Sunday has the Super Bowl. And Tuesday has a New Hampshire primary that might prove to be one of the most intense, intriguing and complex political contests in American history.
“It’s like an eight-level Chinese checkers kind of deal, or is there a Chinese chess maybe? It’s very complicated,” said Dave Carney, the New Hampshire campaign consultant who has served as a top political adviser to Gov. Greg Abbott and former Gov. Rick Perry. “But you have seven days, a lot can happen, and people are buying Super Bowl ads.”
Super PACs backing former Florida Gov. Jeb Bush, U.S. Sen. Marco Rubio of Florida and U.S. Sen. Ted Cruz of Texas, as well as the Rubio campaign itself, are all buying time for the Super Bowl broadcast and the pregame show, according to Ad Age.
But as of Tuesday, it was Cruz, arriving in New Hampshire after his solid victory in the Iowa caucuses Monday, who was in the most enviable position.
“Cruz is running a very thoughtful, methodical campaign that’s based on message and mechanics and money,” Carney said. “Unlike (former Arkansas Gov. Mike) Huckabee or (former Pennsylvania Sen. Rick) Santorum, who won Iowa and said, ‘OK. I won Iowa. Now what do I do? Take a Greyhound bus to New Hampshire or South Carolina?'”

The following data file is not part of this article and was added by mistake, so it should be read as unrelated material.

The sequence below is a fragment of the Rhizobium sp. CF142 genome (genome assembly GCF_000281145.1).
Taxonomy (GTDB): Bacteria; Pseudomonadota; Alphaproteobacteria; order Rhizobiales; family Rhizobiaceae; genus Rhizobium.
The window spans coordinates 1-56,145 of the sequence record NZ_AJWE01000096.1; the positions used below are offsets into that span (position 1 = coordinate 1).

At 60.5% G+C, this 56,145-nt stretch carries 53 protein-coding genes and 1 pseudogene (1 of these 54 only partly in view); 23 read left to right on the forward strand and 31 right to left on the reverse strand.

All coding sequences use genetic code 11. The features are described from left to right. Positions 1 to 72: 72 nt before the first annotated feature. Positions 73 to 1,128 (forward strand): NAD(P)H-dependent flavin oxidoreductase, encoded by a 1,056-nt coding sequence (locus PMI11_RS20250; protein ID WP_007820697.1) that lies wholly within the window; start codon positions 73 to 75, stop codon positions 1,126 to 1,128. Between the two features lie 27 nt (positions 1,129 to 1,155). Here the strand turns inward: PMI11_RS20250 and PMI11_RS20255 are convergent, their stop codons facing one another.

Carney said that Cruz has a clear shot at picking up the lion’s share of the roughly third of the New Hampshire primary electorate that resemble the voters he won in a Iowa — conservative, evangelical and pro-life. And that’s enough for a candidate who probably can’t and doesn’t need to win outright in New Hampshire, where Trump, who came in second in Iowa, is the front-runner, and Rubio is seeking to ride the lift of his strong third-place Iowa finish to greater success in New Hampshire.